Viewing Journal: GaoGaiGar (complete)
Story = B+
Video = B
Audio = B
In the year 2005, a race of alien monsters called Zonders emerge from underground and launch a series of attacks on the city of Tokyo. The only defense against these creatures is the secret agency known as the Gutsy Geoid Guard (or 3G) and their ultimate weapon, the awesome giant robot GaoGaiGar. GaoGaiGar's pilot, Guy Shishio, is a former astronaut who was nearly killed two years before when the Zonders first crashed to earth. Guy's life was spared when a mysterious robot lion called Galeon pulled him from the burning shuttle and brought him to Earth. Guy's father, Leo, then used Galeon's technology to rebuild his shattered son as a cyborg, in the hopes that he could stop the aliens when they appear. Now, with Galeon as its core, GaoGaiGar fights to protect Earth. He is aided by a team of transforming robots and by a young boy named Mamoru, who has the power to purify the Zonders' cores, and seems to be connected to the mysterious Galeon. (Source: ANN)
After a string of shows that are confounding and weighty, it's a breath of fresh air to finally watch something with no pretensions about what it is: a strait-up action giant robot entertainment-fest. GaoGaiGar is an anime that unapologetically does its damnedest to imbue its audience with renewed faith that humanity can accomplish anything so long as it believes hard enough and shouts loud enough. And such faith is an appropriate theme for the show, because that is exactly what it takes to make it through the series: Faith that things, as mundane and redundant as they are in the beginning will get incredibly awesome eventually.
Giving a plot summary of GaoGaiGar would be redundant since calling it a "giant robot" show pretty much gives you all the information you need to know. It follows the same conventions of most giant robot anime in that there are aliens attacking the earth and only the giant robot—using the same technology as the aliens themselves, piloted by the son of the robot's developer, and under the control of a covert government agency—can stop it. In this case the giant robot is alternately Galeon, GaoGai, and GaoGaiGar depending on how it transforms and what other vehicles it combines with. The pilot is the cybernetic Gai (pronounced "guy") and the agency that controls it is GGG (pronounced "Three G") or Gutsy Geoid Guard.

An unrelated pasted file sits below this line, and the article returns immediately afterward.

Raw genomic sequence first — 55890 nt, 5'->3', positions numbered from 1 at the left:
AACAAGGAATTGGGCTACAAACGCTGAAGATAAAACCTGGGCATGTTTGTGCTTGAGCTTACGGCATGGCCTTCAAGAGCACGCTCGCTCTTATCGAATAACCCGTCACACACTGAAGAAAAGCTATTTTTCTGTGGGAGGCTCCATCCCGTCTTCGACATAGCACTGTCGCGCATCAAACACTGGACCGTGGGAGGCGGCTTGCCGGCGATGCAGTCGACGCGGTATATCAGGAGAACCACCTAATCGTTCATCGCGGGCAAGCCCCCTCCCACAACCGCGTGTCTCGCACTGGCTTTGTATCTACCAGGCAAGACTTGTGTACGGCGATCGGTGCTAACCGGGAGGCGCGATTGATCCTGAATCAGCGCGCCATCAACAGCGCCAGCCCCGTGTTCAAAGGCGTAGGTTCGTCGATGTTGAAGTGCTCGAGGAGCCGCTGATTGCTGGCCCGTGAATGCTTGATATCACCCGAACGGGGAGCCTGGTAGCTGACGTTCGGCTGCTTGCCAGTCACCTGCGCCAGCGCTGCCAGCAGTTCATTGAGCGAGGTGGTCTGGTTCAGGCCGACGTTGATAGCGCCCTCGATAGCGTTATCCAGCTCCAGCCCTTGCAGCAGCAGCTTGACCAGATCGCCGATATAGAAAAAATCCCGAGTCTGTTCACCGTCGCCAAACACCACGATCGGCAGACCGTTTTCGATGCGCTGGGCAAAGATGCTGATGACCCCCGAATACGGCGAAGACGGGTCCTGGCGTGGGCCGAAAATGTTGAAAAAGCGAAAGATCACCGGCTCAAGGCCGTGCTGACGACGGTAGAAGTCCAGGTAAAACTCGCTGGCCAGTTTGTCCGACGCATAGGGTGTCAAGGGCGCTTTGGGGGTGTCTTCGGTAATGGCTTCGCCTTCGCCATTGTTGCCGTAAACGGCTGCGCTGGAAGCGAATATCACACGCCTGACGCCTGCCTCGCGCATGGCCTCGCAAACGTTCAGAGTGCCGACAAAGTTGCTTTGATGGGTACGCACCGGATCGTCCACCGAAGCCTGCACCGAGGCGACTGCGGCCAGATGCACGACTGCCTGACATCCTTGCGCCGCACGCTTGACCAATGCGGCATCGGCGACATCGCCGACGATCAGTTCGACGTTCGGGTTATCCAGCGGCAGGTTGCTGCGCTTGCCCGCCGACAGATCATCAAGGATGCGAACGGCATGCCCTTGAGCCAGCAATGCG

This is the first anime I watched purely on recommendation from the Anime World Order podcast, and much of the information they provide is helpful in understanding why the show is the way it is. I'd recommend listening to the podcast episode to get the full story, but there are a couple of things worth mentioning here. First is that GaoGaiGar is part of a faction of giant robot anime called the "Super Robot" genre. In "Super Robot" anime, the robots capabilities defy the bounds of logic and reality, needing only a minimum of explanation—usually involving the strength of the pilot's will—to give the robot the power and abilities to defeat its foe as well often giving the robot a distinct personality or outright sentience. This is in contrast to "Real Robot" shows, which treat the robots simply as tools, limiting their abilities to those that have a logical, technical explanation. The second thing relates to the series' tone and story development. According to AWO (I haven't been able to find my this info through my own research) GaoGaiGar started out as a run-of-the-mill kid's show, but half-way through its run the producers discovered that it the majority of its audience was made up of nostalgic adults, not kids. In response, the creators changed the series' direction, breaking away from the limitations imposed by kids' entertainment. As a result the two halves are very distinct, with the first consisting of a formulaic monster-of-the-week format, and the second following a single continuity with more intense drama and action.